‘Bandaged patient’ illegal migration scheme foiled in Istanbul

Police at Istanbul Airport have uncovered a gang of human traffickers who have been smuggling migrants through airports using bandages as a disguise. An illegal immigrant, whose face was largely covered in bandages to avoid recognition, a member of the gang and the man whose passport was being used by the migrant were detained on April 10, police announced on Wednesday.

Authorities said the gang arranged illegal entry to Turkey for migrants and helped them travel to Europe by supplying false passports and disguising them as “patients with recent surgeries” to prevent facial recognition.

The investigation and suspect testimonies revealed that Mohamad al-Jamal, a Lebanese illegal immigrant, had paid the gang for a fake passport. The smugglers applied scar make-up and bandages to his head and hand. A mandatory protective face mask completed the get-up. Accompanied by Ester Hana A.R. , an Israeli gang member, al-Jamal was taken to the airport. As passport police questioned al-Jamal, the gang member said he was “unable to speak or walk” due to surgery and even asked for a wheelchair. She handed al-Jamal’s fake passport, under the name of Mohammed Bannout, but police officers grew suspicious when they asked al-Jamal to remove his mask and he did not resemble the photo on the passport. The police ran an additional facial recognition analysis and a fingerprint scan and finally discovered he had lied about his identity. Al-Jamal confessed to the authorities that the woman accompanying him gave him the passport after he made a deal with the smugglers. During questioning, police discovered that the actual Mohammed Bannout was still at the airport and detained him.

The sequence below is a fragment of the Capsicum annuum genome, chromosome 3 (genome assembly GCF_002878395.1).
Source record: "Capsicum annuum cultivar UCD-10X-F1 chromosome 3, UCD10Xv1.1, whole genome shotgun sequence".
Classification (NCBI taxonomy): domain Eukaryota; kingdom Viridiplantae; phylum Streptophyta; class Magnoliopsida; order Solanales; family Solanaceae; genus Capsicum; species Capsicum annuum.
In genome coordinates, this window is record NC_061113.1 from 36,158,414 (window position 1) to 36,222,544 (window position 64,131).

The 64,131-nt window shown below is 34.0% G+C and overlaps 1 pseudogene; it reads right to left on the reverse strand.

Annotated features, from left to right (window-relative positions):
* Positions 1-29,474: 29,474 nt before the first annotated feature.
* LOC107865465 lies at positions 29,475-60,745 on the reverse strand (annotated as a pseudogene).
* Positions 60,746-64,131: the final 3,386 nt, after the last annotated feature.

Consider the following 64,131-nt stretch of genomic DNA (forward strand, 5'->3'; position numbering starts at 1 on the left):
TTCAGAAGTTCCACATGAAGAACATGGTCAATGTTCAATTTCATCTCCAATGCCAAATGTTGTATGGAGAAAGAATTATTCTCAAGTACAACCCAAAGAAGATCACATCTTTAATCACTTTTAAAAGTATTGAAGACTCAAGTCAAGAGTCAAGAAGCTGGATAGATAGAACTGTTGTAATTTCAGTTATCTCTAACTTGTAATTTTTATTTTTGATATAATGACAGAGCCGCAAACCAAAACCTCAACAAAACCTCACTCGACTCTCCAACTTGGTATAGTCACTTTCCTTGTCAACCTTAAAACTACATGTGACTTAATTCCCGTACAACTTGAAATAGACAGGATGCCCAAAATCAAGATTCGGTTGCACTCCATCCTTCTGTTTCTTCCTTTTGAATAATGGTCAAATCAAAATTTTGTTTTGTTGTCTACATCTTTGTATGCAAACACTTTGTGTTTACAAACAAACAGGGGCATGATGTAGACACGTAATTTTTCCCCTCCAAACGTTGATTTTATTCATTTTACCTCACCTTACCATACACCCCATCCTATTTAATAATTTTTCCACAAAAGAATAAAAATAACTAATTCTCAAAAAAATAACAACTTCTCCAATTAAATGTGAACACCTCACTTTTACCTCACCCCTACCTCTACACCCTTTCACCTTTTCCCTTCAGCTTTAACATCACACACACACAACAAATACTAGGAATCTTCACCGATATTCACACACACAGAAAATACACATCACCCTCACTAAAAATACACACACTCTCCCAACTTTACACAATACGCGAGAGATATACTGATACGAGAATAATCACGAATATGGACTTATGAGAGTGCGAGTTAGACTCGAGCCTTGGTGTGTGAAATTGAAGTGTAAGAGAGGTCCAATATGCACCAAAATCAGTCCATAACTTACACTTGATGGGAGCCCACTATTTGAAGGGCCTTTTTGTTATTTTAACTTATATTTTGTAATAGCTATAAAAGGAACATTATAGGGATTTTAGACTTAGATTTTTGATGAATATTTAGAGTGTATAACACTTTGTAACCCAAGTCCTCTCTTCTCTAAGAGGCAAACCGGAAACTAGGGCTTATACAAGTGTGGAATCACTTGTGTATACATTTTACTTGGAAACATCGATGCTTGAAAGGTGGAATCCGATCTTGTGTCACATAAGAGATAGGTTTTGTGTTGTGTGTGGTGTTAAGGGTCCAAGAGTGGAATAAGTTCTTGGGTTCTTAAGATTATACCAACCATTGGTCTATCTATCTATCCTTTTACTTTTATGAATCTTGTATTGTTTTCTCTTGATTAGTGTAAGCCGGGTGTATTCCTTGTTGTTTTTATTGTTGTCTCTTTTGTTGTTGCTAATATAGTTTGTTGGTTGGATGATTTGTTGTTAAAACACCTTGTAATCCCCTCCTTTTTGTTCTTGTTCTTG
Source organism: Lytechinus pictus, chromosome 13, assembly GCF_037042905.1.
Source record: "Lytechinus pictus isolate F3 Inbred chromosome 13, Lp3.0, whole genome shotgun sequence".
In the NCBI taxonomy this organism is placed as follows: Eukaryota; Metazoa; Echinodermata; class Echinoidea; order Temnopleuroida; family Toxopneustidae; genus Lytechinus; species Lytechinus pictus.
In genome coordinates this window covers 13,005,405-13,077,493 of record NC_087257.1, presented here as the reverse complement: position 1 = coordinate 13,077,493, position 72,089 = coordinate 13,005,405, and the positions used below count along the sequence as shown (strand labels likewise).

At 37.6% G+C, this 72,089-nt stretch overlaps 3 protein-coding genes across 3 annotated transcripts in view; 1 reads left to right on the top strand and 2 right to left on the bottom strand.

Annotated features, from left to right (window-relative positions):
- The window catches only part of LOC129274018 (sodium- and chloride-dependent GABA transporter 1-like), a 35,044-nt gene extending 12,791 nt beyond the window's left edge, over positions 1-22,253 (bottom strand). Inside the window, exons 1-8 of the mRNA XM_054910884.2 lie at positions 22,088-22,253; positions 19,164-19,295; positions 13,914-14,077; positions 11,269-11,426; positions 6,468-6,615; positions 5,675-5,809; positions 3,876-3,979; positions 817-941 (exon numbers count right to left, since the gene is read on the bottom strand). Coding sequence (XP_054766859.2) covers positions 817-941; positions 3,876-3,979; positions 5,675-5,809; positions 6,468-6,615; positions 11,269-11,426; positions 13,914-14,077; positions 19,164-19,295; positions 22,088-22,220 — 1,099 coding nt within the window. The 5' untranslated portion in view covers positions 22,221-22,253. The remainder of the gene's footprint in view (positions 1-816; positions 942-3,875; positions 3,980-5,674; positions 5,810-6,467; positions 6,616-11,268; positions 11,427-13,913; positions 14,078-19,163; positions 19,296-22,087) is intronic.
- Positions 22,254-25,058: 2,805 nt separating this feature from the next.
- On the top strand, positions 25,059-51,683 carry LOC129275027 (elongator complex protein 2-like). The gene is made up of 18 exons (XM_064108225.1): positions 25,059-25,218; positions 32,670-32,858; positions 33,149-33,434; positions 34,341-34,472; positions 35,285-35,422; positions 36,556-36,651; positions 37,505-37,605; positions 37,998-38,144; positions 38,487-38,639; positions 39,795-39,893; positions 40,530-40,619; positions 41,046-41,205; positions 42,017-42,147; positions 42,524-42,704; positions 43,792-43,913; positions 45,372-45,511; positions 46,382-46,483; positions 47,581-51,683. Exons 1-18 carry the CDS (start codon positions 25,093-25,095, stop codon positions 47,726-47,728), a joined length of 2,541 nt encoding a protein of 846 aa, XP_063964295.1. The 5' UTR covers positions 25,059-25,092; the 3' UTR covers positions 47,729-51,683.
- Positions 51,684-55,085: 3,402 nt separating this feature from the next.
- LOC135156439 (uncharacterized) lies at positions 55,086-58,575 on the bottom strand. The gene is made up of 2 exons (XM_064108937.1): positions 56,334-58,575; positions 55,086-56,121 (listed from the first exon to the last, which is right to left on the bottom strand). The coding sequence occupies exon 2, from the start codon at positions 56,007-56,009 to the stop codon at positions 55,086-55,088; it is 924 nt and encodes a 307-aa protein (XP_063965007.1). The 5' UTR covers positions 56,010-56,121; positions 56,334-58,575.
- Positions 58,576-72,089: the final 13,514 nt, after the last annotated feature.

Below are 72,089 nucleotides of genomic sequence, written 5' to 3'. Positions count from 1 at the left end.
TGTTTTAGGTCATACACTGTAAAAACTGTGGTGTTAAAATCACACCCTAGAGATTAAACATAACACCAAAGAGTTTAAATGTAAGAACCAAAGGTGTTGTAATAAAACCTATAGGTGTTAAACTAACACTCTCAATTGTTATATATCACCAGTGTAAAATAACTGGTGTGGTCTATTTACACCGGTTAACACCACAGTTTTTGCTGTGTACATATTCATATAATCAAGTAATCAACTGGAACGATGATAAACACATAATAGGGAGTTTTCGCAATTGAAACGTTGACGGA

Turkey is a key transit point for illegal migrants, particularly from the Middle East and Asia, looking to cross into Europe. The war in its southern neighbor Syria has made Turkey a favorite destination for migrants who use it as a launchpad for journeys to Europe. Most migrants prefer sea routes, often aboard dinghies, due to the proximity of the Turkish coast to Greek islands while others attempt the land route from the northwest.